• Latest figures show that the internationally renowned higher education institution has multi-million pound deficits and risks running out of cash next year
  • SOAS said that it had taken short term action to reduce costs

LONDON: A UK university specializing in the study of Asia, Africa and the Middle East has been forced to slash costs and implement drastic staff cuts after the coronavirus disease (COVID-19) pandemic exacerbated its financial problems.
Staff at the School of Oriental and African Studies (SOAS), part of the University of London, said they feared that management was cutting costs to make the college an attractive takeover target for an overseas institution or one of its London rivals, UK newspaper the Guardian reported.
Latest figures show that the internationally renowned higher education institution has multi-million pound deficits and risks running out of cash next year.
The effects of the pandemic on student recruitment meant “a material uncertainty exists that may cast significant doubt on the school’s ability to continue as a going concern” over the next 12 months, SOAS’s auditors warned.
One academic at SOAS told the Guardian that the college’s senior managers had “been unable to make significant changes over the last few years, and now it has ended in a big crisis. This is a serious failure of management.”
Its senior academics were ordered to identify staff cuts that were to be submitted on Friday, and departments were asked to balance their budgets while expecting a 50 percent drop in new international students, the report said.
SOAS’s International Foundation Courses and English Language Studies Center, which provides courses to international students, has reportedly been told to make so many cuts that it will effectively disappear, along with its 55 staff.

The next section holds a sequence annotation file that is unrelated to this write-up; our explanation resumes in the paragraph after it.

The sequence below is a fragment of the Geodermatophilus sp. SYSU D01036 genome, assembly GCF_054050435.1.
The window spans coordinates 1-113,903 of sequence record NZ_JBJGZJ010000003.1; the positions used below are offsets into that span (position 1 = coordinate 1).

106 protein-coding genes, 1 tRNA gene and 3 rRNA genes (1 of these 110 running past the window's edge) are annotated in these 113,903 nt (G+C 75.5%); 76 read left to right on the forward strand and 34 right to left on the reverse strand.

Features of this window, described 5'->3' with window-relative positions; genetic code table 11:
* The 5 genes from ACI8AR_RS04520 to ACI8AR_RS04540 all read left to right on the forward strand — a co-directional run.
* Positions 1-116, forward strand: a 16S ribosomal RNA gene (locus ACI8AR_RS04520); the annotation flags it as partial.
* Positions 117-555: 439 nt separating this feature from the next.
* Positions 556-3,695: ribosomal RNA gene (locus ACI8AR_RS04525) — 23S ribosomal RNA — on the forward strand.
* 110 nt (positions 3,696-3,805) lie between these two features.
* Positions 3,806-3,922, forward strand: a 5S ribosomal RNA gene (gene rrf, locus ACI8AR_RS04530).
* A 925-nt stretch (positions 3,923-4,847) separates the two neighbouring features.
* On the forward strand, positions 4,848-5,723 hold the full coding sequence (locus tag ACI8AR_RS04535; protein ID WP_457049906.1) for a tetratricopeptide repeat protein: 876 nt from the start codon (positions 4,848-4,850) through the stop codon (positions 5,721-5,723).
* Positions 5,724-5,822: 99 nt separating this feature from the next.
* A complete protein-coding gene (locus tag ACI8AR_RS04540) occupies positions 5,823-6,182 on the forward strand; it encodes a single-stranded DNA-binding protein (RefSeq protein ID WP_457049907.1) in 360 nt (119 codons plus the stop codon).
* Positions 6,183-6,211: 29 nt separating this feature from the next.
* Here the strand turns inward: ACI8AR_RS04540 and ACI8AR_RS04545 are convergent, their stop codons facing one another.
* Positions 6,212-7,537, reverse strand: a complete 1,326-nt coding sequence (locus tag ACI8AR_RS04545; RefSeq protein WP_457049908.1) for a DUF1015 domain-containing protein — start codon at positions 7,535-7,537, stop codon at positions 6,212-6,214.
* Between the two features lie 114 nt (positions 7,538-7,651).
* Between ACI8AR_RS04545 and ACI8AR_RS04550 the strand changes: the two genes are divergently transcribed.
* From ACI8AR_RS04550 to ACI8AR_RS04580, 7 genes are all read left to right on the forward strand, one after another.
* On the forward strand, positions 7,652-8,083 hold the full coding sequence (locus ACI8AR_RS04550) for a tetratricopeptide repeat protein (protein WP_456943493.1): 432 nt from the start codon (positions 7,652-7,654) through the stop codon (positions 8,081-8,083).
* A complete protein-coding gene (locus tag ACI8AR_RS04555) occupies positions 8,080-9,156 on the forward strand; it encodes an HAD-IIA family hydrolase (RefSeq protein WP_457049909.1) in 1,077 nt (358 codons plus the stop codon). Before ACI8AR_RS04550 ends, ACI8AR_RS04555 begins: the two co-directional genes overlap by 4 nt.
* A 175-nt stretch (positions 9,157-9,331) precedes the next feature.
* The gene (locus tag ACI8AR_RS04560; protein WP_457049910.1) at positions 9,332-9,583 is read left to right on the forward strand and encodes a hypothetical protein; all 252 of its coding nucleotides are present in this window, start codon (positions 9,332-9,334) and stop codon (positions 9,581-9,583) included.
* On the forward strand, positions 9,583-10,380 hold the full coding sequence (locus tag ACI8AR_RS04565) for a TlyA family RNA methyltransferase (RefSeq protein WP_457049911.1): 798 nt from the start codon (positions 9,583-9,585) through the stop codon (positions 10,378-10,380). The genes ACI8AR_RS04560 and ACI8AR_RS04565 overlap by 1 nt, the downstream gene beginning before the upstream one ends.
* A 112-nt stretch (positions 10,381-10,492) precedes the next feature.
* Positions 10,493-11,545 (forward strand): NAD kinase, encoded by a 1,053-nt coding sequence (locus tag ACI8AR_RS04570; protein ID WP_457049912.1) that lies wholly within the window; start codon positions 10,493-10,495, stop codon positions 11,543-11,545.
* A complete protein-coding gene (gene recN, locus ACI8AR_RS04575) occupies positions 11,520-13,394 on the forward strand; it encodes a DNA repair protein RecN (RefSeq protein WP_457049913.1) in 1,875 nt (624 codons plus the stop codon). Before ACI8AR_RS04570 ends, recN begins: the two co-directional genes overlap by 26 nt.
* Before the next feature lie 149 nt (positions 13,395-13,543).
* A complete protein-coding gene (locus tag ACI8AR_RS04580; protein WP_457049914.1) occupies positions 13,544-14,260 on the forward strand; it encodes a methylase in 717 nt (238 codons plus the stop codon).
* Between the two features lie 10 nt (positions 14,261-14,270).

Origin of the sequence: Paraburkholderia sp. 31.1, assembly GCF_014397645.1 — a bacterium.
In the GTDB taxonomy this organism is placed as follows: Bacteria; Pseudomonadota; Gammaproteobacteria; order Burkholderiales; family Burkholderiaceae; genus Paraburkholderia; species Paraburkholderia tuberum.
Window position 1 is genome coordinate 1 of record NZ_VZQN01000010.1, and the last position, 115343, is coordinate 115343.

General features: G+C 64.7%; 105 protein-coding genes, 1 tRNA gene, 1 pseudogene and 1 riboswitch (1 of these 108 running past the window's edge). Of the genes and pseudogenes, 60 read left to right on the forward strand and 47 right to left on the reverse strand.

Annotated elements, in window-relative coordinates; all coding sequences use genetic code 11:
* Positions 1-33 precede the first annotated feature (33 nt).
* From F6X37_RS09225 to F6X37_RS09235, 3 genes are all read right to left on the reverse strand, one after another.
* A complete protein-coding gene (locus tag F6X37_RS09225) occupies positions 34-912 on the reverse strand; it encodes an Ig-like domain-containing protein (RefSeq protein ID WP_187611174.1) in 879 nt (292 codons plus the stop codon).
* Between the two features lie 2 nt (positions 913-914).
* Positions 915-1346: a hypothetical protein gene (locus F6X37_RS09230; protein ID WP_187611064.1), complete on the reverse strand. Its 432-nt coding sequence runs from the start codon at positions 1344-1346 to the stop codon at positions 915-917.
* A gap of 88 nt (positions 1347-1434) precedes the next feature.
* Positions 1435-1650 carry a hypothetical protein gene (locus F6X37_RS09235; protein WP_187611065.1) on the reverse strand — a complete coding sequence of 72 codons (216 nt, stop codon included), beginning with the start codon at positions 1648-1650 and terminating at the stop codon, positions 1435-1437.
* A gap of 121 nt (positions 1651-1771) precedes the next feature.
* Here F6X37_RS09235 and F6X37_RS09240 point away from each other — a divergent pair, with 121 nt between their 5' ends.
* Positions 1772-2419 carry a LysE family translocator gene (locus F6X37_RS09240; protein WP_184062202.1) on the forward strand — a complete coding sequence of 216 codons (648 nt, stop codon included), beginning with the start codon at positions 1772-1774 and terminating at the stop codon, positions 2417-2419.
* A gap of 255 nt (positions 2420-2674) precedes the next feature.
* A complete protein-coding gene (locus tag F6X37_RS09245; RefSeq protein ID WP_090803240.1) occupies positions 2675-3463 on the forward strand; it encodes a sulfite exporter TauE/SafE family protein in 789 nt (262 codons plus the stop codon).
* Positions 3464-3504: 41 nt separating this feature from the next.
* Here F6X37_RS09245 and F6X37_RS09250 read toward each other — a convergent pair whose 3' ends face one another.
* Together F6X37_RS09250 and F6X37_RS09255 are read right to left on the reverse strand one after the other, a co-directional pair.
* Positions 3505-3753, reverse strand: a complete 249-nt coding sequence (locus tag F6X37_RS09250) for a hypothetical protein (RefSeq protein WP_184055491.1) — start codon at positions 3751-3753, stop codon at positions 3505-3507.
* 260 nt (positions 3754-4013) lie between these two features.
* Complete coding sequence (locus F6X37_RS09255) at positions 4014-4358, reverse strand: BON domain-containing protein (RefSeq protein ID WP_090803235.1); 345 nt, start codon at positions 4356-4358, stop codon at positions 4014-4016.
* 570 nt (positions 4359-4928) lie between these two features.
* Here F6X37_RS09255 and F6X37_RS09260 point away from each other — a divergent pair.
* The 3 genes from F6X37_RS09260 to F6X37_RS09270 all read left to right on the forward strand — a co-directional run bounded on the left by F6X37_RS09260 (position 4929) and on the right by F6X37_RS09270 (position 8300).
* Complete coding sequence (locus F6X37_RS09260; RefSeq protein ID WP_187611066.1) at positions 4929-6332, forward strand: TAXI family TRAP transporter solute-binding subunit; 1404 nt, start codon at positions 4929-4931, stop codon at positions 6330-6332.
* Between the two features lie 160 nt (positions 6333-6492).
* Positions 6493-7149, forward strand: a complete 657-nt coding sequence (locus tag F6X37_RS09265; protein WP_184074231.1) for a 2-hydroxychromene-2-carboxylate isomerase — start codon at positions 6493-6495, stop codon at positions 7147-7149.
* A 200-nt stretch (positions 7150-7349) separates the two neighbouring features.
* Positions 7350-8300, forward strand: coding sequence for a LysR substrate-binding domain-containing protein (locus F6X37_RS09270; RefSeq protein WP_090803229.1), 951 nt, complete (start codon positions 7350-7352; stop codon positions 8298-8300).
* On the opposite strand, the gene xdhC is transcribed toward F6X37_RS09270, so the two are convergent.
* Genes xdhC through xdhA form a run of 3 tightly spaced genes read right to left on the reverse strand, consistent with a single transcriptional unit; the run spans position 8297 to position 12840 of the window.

The college’s highly regarded international development department, which is ranked eighth in the world, will also suffer from major cuts. Its famed anthropology and sociology department is likely to lose between a third and half of its academic staff.
“I think people are in shock,” a staff member said. “This all happened while we are still coping with COVID-19.”
SOAS released a statement on Friday saying the coronavirus pandemic had affected all British universities and that it was “taking decisive action now so that we can continue to ensure we provide an excellent student experience to our new and returning students.”
It acknowledged that although its “accounts show that SOAS has already taken steps to reduce its deficit position,” the “impact of COVID-19 has put finances across the HE sector under even greater pressure than before.”
It added that it had taken short term action to reduce costs including “pausing capital spend, line by line scrutiny of non-pay budgets” and reducing the use of building space in the Bloomsbury area in London, outside its core campus.
SOAS also said that additional proposals for change were being considered and would be implemented ahead of the start of the new academic year in September. 
SOAS, University of London, has been ranked in the UK’s top 20 universities for Arts and Humanities, according to the 2020 Times Higher Education World University Ranking.
The rankings place SOAS 13th in the UK and 57th in the world.